Era of feeding a family of four with a £3 chicken coming to an end, says poultry boss

The head of Britain’s biggest poultry firm has said food is “too cheap” and prices could jump by more than 10% as the sector faces surging costs.

Ranjit Boparan, founder of 2 Sisters Food Group, warned that UK shoppers faced a “great food reset” and that the days of buying a chicken for £3 were coming to an end.

Mr Boparan – known as the Chicken King – pointed to the pressure on the industry from higher costs for wages, energy and carbon dioxide, and called for “transparent, honest pricing”.

It is the businessman’s latest warning on the problems facing the sector after he told Sky News earlier this year that even the Christmas turkey was under threat because of the shortage of workers such as butchers.

In his latest comments, Mr Boparan said: “The days when you could feed a family of four with a £3 chicken are coming to an end.

“This is a reset and we need to spell out what this will mean.

“Food is too cheap, there’s no point avoiding the issue.

“In relative terms, a chicken today is cheaper to buy than it was 20 years ago.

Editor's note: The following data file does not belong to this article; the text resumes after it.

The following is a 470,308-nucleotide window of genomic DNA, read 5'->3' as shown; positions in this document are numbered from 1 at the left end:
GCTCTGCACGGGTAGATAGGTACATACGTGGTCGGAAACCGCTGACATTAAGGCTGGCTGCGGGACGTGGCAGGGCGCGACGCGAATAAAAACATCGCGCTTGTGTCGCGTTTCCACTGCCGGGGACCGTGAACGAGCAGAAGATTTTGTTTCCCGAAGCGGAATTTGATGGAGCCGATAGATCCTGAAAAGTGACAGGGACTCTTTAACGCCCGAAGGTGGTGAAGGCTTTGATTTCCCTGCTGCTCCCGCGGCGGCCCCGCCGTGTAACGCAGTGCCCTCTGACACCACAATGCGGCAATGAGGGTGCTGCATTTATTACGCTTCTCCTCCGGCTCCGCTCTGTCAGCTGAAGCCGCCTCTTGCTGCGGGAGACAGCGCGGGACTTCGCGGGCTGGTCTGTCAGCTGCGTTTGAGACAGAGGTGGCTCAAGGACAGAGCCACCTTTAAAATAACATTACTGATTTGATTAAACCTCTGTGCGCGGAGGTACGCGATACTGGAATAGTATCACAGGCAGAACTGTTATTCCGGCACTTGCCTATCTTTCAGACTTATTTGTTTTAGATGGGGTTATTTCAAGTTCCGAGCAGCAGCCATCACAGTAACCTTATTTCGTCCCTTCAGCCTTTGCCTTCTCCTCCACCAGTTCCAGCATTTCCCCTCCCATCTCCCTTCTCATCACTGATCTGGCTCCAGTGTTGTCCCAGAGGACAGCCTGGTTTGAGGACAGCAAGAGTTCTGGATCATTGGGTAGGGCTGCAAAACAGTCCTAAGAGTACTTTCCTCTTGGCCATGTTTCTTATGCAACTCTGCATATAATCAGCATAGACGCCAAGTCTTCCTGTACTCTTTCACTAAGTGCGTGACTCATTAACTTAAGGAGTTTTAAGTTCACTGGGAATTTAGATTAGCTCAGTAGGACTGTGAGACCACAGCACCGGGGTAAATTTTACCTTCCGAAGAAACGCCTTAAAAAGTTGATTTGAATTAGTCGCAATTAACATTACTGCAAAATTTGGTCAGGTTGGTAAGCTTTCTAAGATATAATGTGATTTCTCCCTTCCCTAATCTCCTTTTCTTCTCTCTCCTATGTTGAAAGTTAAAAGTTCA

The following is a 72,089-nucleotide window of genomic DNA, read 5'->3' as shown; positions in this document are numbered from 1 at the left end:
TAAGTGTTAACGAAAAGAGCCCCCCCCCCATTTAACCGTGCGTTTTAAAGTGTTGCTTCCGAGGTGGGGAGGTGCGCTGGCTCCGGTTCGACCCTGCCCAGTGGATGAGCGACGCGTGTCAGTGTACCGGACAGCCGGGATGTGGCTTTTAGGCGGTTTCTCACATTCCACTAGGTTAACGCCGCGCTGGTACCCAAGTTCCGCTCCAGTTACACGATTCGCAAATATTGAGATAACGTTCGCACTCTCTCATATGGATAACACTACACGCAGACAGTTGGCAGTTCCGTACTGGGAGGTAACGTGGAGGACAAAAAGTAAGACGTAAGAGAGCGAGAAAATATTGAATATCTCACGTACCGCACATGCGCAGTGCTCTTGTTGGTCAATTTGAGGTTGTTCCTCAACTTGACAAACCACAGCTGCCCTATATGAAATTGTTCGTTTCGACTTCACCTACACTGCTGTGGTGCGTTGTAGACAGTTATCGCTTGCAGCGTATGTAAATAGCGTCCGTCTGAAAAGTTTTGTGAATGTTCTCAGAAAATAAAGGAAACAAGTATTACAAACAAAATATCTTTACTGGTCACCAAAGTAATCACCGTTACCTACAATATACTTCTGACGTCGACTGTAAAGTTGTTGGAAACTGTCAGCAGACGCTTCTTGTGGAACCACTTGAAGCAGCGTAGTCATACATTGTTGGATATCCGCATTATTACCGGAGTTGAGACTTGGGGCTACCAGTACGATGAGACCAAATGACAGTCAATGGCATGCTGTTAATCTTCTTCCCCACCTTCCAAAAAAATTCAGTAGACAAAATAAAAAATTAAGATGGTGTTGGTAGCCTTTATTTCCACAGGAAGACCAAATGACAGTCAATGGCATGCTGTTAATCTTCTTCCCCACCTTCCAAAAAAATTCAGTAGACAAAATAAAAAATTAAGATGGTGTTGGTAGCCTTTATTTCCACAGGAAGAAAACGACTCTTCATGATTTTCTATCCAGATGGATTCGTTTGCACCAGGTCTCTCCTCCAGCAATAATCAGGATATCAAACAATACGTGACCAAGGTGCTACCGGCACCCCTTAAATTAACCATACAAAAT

“How can it be right that a whole chicken costs less than a pint of beer?”

Mr Boparan’s company, which operates 600 farms and 16 factories, has seen energy costs surge by more than 450% higher compared to a year ago.

Other costs such as feed have also risen sharply, while shortages of HGV drivers have pushed up wages.

Meanwhile, carbon dioxide – a key component of the food production process used in the slaughter process as well as for packaging – has surged in price by 500% in just three weeks, 2 Sisters said.

CO2 is a by-product of the fertiliser making process, which was disrupted recently as the spike in gas prices prompted manufacturers to shut down their plants.

The government stepped in to subsidise the main producer, CF Industries, but is now withdrawing taxpayer support and users will have to pay more to keep production going until next year under a deal brokered by Whitehall.

Ronald Kers, chief executive of 2 Sisters, told the PA news agency that recent supply disruption also means fewer options for shoppers.

“We have had to cut down on range – a shortage of labour meant that more complicated items were just not sustainable for us to make,” he said.

Mr Kers welcomed temporary changes to visa requirements by the government which he said would allow the firm to bring in another 600-700 workers ahead of Christmas but called for them to be extended.

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